Here’s one of those legendary NES titles that, while obviously rubbish by modern standards, was something of a technological marvel back in 1985.
Having a Quack at Duck Hunt
Although it looks basic these days, this warped our tiny minds back in the late 1980s. We can’t remember when we first played it. Probably 1988 or some such.
Whatever, the game was packaged with the Super Mario Bros. NES classic as a weird gaming combo.
Accompanying Duck Hunt was the NES Zapper, a toy gun you could point at the screen and shoot at the digital ducks.
Yes, that was entertainment back in 1985, kids.
The game launched in Japan in April 1984, North America in October 1985, and August 1987 for good old Europe. Nintendo R&D1 was responsible for it.
Takehiro Izushi supervised the game. And Gunpei Yokoi (who invented the Game Boy) produced it.
And Duck Hunt has gone down in retro gaming legend. It’s pretty iconic!
But what do you do, exactly? Well, the idea for the game is to shoot the ducks as they burst out of the grass.
Of course, you could just jam the gun up to the screen to make it a bit easier. But the hardcore gamers knew it was all about sitting at least four feet away from the screen.
Your pet dog then collects the ducks in the aftermath (neatly hidden by the grass).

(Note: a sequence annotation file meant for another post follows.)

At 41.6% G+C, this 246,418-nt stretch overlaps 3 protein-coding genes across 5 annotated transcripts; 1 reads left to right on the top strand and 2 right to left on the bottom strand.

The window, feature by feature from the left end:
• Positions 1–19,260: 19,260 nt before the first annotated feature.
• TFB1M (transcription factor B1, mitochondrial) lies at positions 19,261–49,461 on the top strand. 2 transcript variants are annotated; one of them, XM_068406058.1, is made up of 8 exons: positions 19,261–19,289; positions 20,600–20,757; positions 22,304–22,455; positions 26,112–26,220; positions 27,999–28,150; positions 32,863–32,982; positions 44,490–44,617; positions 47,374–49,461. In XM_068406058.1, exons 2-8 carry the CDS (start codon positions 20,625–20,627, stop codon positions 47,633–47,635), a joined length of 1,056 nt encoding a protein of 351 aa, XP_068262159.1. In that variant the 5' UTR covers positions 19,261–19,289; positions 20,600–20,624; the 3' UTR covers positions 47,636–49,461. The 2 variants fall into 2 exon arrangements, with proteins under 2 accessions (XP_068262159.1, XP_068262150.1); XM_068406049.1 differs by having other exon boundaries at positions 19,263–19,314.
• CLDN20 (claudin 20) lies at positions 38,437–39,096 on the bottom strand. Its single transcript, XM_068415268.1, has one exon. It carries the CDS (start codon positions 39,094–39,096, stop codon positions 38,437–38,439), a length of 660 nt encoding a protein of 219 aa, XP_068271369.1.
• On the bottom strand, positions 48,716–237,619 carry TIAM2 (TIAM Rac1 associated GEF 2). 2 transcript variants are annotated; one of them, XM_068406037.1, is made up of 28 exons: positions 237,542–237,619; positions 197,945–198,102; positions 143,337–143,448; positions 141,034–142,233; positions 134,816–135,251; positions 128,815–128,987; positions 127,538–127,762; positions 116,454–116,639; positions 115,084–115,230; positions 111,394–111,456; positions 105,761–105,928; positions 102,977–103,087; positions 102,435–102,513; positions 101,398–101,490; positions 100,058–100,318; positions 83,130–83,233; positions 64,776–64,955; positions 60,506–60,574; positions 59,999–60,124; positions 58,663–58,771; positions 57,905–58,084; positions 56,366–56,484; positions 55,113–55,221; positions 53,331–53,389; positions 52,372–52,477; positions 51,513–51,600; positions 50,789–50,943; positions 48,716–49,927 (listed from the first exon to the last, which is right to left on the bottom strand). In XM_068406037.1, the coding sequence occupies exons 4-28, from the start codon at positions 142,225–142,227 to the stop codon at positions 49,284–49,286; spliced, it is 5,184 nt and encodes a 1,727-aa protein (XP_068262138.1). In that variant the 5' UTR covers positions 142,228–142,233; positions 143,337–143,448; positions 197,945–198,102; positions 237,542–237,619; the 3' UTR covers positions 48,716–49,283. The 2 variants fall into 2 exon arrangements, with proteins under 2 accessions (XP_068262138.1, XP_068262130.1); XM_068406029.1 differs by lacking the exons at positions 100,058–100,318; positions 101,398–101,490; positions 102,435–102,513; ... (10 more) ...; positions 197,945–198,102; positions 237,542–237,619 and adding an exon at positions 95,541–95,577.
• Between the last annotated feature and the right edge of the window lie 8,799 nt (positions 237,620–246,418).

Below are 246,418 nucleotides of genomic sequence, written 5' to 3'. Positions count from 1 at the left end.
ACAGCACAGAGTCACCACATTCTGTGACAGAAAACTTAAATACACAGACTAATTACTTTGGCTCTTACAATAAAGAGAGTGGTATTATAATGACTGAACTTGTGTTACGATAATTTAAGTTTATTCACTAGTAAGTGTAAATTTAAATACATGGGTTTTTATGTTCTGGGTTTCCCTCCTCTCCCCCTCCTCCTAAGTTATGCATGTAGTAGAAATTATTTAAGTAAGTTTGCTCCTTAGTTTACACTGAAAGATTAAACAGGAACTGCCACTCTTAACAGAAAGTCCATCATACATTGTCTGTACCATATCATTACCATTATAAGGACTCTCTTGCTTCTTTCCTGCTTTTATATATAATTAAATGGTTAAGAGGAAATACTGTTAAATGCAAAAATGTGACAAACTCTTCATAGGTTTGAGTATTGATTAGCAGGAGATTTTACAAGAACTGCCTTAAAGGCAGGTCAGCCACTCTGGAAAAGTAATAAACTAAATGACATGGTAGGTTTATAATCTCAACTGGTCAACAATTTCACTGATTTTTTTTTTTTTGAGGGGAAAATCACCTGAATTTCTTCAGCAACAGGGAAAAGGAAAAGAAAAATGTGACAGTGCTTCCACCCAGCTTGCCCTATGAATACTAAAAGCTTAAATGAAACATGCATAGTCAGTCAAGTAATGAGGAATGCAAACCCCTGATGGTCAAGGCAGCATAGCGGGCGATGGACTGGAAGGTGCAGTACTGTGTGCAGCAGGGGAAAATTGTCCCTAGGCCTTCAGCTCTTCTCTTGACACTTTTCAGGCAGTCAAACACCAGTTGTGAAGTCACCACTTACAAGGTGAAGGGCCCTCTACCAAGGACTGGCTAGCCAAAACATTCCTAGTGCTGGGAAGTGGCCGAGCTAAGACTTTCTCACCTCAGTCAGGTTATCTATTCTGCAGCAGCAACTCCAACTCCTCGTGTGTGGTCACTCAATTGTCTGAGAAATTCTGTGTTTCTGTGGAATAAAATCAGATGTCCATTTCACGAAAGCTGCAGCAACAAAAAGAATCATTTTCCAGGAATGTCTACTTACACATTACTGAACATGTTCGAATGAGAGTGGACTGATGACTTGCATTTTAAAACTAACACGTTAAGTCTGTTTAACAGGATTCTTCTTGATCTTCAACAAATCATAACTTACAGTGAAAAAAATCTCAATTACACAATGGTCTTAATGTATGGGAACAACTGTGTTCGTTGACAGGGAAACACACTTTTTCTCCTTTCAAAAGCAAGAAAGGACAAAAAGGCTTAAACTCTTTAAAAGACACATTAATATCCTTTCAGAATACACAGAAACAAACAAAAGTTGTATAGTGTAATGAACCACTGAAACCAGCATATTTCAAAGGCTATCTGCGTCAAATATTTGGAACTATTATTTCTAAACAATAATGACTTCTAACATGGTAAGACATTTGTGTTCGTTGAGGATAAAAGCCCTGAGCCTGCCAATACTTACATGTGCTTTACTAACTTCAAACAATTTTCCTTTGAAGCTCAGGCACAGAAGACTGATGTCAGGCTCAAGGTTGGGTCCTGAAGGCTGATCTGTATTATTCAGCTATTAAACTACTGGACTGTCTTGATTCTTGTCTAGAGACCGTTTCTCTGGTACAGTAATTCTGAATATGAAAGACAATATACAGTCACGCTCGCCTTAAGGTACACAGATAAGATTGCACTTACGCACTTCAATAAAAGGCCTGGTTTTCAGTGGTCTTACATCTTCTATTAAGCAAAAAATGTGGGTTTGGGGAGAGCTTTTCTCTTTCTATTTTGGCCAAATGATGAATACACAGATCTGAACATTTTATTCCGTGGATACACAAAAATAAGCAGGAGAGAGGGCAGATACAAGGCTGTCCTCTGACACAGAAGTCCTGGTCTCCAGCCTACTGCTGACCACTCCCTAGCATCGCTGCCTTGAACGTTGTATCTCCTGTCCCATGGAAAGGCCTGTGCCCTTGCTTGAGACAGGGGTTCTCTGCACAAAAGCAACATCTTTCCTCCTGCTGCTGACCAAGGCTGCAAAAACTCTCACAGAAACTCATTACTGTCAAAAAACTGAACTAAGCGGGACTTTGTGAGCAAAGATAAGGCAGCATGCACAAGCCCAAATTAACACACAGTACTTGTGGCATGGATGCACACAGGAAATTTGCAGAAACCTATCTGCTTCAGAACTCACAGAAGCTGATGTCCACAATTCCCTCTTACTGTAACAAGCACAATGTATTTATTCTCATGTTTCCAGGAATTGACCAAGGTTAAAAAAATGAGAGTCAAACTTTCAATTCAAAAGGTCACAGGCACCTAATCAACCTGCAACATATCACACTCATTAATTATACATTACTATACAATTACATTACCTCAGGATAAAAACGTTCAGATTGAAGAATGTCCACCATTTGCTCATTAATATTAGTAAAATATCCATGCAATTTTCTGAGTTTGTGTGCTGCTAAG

Although if you missed the ducks as they burst upward, the dog goes and appears over the grass sniggering like Mutley. The bastard.
For those of us around at the time playing it as kids, its simplicity and psychotic violence left a lasting impact.
But pretty much everyone who bought a NES (over 61 million people worldwide) tried Duck Hunt. As it was packaged with the console!
Duck Hunt’s Legacy
The game made a return to the Wii U on the Virtual Console in 2014. That caused something of a minor storm of retro gaming joy.
It’s remained on the gaming conscience over the decades, you see, to the extent Nintendo paid homage in the Smash Bros. fighting games.
Duck Hunt is, of course, a bit crap now. It’s not aged very well. But on this occasion nostalgia does play its part.
We haven’t played it since at least 1991. But we do remember it most fondly. It was of passing interest compared to the other games and a pick up and play type of distraction.
And these days it does connect us with our youth. Just in an utterly callous, hyper violent kind of way. Hunt duck? Yes.